So, as we read this story, we think about the innovations of today. How is it that we make Jewish spirituality both meaningful and engaging? How do we put passion into our spiritual practice? At the same time, how can we be respectful of the tradition? At the same time not be confined by it, not to feel as if it is a straight-jacket. And what is the excitement of being new in roles of leadership?

We are actually, I believe, obligated to experiment, to test, where are those boundaries of what is meaningful. And I believe also one of the primary questions raised in this narrative. So, what does it tell us about the Holy One? We know we have a tradition, and later in Parashat Acharei Mot, it talks about Yom Kippur, the Day of Atonement.

We know on the Day of Atonement that we actually not only think about second chances, but we have a ritual. A whole day of reflection that allows us to heal the wrongs of our life. To be able to make whole again that which literally scarred us and scarred those around us. So, we want our God as God is imagined on Yom Kippur-- to be a God of compassion. A God of forgiveness. But we also know there is a mystery around holiness. It's not a world that we human beings understand so clearly.

So, whether we're a Jewish leader, a kohen, a rabbi, a lay leader, or just a seeker trying to find our way to a path of real, real spiritual depth in our lives, let's pay attention to the narrative of Nadav and Avihu. But let's not become frightened that we in our creativity and our innovation will always cross over that line. That is for us to carry forward that spark. That ability to try and to know in the course of doing where are those boundaries.

And I also would want us to hold the beauty of Yom Kippur expressed to us in Parashat Acharei Mot. That we have a tradition that says there are second chances, and even the harm that we cause, we have a process for healing called teshuva. It may seem odd to talk about Yom Kippur when we just finished celebrating Passover and we're preparing to celebrate Shavuot in a few weeks, but our holiday of Yom Kippur isn't only to say there's one day a year to make whole and to practice teshuva. It's part of our every day.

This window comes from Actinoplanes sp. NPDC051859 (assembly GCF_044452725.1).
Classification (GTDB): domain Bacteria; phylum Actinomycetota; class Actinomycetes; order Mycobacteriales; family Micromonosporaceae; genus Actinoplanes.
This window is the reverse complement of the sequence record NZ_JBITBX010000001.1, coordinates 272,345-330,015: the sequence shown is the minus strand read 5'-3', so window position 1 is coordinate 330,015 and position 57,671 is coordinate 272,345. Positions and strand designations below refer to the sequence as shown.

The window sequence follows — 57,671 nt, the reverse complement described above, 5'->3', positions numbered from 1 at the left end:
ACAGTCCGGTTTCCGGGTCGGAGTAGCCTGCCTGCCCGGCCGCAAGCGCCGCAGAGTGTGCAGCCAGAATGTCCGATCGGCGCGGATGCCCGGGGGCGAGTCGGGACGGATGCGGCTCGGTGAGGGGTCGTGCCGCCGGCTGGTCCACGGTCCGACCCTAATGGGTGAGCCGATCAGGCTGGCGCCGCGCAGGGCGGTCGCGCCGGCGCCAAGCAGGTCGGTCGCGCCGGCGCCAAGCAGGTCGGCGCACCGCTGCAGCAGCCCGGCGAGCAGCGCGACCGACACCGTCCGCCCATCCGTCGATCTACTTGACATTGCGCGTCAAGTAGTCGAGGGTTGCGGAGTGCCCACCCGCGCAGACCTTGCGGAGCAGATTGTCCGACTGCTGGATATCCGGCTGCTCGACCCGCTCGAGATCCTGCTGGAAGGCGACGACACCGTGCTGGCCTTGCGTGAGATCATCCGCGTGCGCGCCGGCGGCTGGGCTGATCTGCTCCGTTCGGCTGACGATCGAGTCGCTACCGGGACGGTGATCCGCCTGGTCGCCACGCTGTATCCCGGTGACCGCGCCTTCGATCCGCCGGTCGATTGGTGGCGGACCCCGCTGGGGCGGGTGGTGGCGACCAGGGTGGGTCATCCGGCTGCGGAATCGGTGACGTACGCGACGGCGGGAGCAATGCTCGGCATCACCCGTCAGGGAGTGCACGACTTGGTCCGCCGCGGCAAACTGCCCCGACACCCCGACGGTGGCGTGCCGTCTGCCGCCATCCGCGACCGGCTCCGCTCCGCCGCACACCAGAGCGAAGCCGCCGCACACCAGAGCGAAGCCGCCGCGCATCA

So, let's embrace those second chances and let's continue to not only study the Torah, but at times argue with the Torah. At times to really be overwhelmed and perplexed by a Torah narrative as we are in this narrative of Nadav and Avihu. Acharei Mot, after the death. Next week we come to Kedoshim. After the death there's new life, new hope, new possibility, new holiness.

[URJ Outro:] Thanks for joining us for this week's episode of “On the Other Hand: Ten Minutes of Torah.” If you liked what you heard today, and we hope you did, you can find new episodes each week at ReformJudaism.org and on iTunes, where we would love for you to rate and review us. And you can visit ReformJudaism.org to learn more about all aspects of Judaism, including rituals, culture, holidays, and more. “On the Other Hand: Ten Minutes of Torah” is a project of the Union for Reform Judaism, a leading voice in the discussion of modern Jewish life.

Until next week – l’hitraot!

Rabbi Rick Jacobs is the president of the Union for Reform Judaism (URJ), the largest Jewish movement in North America, with almost 850 congregations and nearly 1.5 million members. An innovative thought leader, dynamic visionary, and representative of progressive Judaism, he spent 20 years as the spiritual leader of Westchester Reform Temple in Scarsdale, NY. Deeply dedicated to global social justice issues, he has led disaster response efforts in Haiti and Darfur. Learn more about Rabbi Rick Jacobs.